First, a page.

Special education teachers are at heightened risk for stress and burnout, which negatively impacts their effectiveness and well-being. With a new five-year, $4 million grant from the Institute of Educational Sciences, Penn State and Georgia State University (GSU) researchers are teaming up with school districts in Georgia to develop and test an adaptation of the Cultivating Awareness and Resilience in Education (CARE) professional development program to support special education teachers.
More than 220 special education teachers in elementary schools in the metropolitan Atlanta area will participate in a study involving three days of CARE training to practice skills such as mindfulness, caring and compassion for themselves and others, and managing classroom stress. They will also participate in monthly virtual check-in meetings during the school year.
"Special educators may experience stress from working across grade levels in a variety of classrooms. They often have a massive paperwork load and many meetings on top of working with their students," said Jennifer Frank, Penn State associate professor of education, Social Science Research Institute cofunded faculty member and primary investigator on the project. "They often deal with challenging student behaviors and, in some cases, may even be afraid of verbal or physical abuse by students."
In addition to measuring teacher, student and classroom outcomes, the study will determine the cost-effectiveness of the CARE program in a special education setting. Frank suggested that reducing burnout could lead to more special education teachers staying in the profession, benefiting both students and the school system.
The CARE program has led to more emotionally positive classrooms and improved emotional regulation and physical health for teachers, according to a previous study conducted by the Edna Bennett Pierce Prevention Research Center, University of Virginia and Fordham University. Elementary school teachers participating in the study also reported feeling less rushed and less overwhelmed by paperwork.
"CARE recognizes that teacher functioning is central to an effective, warm, and responsive classroom," said Andrew Roach, GSU associate professor of school psychology and the project's co-principal investigator. "Addressing teachers' emotional awareness, resilience and well-being is important because they serve as a support and model for the children they're working with."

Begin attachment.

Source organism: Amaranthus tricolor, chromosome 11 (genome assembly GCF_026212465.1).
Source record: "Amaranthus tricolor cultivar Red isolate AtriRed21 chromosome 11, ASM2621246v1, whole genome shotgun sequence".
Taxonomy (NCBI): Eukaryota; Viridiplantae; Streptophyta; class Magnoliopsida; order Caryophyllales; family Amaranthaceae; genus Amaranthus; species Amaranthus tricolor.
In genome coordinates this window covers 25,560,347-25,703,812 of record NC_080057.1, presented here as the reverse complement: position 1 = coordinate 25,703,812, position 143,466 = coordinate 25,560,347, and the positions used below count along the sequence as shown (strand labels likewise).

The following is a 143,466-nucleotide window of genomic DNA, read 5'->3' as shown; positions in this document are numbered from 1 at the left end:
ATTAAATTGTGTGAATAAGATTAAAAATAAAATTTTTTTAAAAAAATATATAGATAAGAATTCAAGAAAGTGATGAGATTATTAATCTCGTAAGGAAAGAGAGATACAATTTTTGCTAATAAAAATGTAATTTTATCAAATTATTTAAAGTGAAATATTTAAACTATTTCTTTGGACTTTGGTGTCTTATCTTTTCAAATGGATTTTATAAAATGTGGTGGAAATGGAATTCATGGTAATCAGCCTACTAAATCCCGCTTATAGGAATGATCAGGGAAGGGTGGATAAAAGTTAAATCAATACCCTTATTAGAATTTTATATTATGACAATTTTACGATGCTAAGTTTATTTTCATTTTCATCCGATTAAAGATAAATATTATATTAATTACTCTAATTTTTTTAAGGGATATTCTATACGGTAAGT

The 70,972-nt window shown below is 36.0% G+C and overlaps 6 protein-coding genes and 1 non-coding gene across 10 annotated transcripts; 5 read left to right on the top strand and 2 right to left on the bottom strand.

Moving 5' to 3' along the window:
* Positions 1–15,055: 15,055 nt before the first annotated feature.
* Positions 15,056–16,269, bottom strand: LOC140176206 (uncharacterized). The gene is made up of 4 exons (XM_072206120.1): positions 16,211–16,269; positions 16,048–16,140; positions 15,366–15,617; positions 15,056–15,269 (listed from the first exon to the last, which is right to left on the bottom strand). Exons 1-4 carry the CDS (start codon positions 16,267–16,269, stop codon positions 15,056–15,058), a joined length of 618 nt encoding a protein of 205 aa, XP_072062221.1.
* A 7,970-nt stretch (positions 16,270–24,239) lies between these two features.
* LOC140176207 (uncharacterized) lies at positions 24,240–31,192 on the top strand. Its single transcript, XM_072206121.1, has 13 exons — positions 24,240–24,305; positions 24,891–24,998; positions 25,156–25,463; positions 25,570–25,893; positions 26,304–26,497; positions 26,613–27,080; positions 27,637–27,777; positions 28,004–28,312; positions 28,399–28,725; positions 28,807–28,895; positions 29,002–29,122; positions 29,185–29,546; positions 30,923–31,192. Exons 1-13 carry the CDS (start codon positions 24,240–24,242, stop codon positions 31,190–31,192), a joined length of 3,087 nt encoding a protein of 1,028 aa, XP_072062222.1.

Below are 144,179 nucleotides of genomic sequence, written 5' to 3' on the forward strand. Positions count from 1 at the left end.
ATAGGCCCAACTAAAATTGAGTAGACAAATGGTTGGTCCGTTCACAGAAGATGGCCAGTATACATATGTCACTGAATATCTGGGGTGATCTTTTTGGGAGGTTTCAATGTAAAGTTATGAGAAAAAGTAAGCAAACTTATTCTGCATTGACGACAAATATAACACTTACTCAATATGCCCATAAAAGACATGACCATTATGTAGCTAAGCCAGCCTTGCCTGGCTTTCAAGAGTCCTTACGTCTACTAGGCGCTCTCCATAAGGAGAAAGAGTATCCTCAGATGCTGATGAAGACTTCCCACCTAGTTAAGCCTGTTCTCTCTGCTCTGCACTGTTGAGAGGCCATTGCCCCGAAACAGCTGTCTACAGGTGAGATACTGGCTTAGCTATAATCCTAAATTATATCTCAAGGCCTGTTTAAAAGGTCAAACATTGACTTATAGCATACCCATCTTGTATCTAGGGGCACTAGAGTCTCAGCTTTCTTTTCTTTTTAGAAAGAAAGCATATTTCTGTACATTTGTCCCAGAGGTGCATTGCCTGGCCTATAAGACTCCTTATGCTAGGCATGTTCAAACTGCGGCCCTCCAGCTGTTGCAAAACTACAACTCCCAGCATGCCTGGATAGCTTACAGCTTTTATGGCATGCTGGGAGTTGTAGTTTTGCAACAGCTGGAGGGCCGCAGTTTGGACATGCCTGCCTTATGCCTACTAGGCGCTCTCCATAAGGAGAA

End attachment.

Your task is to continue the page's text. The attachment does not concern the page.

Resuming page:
Roach emphasized the benefits of self-compassion for teachers.
"I wish I had training like CARE when I was an elementary school teacher," he said. "Teachers have high aspirations about making a difference for children, and we can be really hard on ourselves when we fall short. To enable teachers to get back up and be compassionate with kids is a huge contribution we can make."
"With this project, we hope to help create an environment of compassion for our fellow human beings, whether it's for teachers, students, administrators, colleagues or parents," Frank added.
The research team is partnering with Mark Greenberg and Christa Turksma of CREATE for Education, the nonprofit organization that markets and implements the CARE program. To adapt the CARE program to the needs of special education teachers, the researchers will consult with Bonnie Billingsley, professor of education at Virginia Tech. Tamika La Salle, associate professor of school psychology at the University of Connecticut, will advise the team on culturally responsive education practices. Patricia Jennings, professor of education at the University of Virginia and lead developer of the CARE program, will also consult on the project.
Co-investigators on the project are Deb Schussler, Penn State associate professor of education; Damon Jones, Penn State associate professor of health and human development; and Emily Graybill, GSU clinical associate professor and director of the Center for Leadership in Disability. Penn State graduate research fellows Sebrina Doyle, Marisa DeCollibus, Catherine Jantzer and Joseph Brandenburg will contribute to the project. Center for Leadership in Disability staff members Molly Tucker and Sonia Sanchez-Alverez and GSU graduate students Jhanelle Adams, Joanna Satterwhite and Jonathan Nguyen will also contribute to the project.